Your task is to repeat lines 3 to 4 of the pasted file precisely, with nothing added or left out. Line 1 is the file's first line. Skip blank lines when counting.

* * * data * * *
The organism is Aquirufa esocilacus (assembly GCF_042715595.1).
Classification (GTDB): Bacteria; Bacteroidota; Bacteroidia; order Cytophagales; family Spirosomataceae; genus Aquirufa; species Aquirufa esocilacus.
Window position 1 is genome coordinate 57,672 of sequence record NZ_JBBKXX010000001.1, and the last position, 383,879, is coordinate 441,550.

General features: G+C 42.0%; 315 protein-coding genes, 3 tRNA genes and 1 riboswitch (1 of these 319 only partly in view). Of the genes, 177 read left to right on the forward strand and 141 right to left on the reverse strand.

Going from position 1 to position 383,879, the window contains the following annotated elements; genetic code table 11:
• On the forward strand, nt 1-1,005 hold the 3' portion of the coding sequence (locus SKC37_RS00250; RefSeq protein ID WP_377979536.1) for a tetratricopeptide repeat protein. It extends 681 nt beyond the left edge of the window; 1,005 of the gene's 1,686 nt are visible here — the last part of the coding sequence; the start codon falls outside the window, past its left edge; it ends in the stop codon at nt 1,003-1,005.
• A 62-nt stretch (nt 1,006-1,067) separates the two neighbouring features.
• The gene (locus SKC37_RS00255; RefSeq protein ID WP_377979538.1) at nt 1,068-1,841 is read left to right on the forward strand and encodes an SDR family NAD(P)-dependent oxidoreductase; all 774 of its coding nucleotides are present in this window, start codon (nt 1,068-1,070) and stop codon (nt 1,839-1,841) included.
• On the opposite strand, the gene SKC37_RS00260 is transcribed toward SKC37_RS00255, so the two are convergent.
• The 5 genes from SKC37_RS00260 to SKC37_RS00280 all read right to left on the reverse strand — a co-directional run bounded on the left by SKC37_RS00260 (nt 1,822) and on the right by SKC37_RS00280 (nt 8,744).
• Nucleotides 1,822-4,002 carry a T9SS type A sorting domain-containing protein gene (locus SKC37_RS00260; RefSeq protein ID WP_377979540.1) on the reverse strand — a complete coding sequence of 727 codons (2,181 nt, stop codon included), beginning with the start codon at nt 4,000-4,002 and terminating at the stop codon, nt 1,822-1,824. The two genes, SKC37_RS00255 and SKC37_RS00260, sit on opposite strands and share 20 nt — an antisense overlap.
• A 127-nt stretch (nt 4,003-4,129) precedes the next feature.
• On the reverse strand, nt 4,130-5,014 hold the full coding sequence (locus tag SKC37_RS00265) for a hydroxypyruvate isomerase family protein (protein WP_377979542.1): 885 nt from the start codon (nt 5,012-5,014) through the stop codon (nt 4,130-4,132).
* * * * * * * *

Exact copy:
Window position 1 is genome coordinate 57,672 of sequence record NZ_JBBKXX010000001.1, and the last position, 383,879, is coordinate 441,550.

General features: G+C 42.0%; 315 protein-coding genes, 3 tRNA genes and 1 riboswitch (1 of these 319 only partly in view). Of the genes, 177 read left to right on the forward strand and 141 right to left on the reverse strand.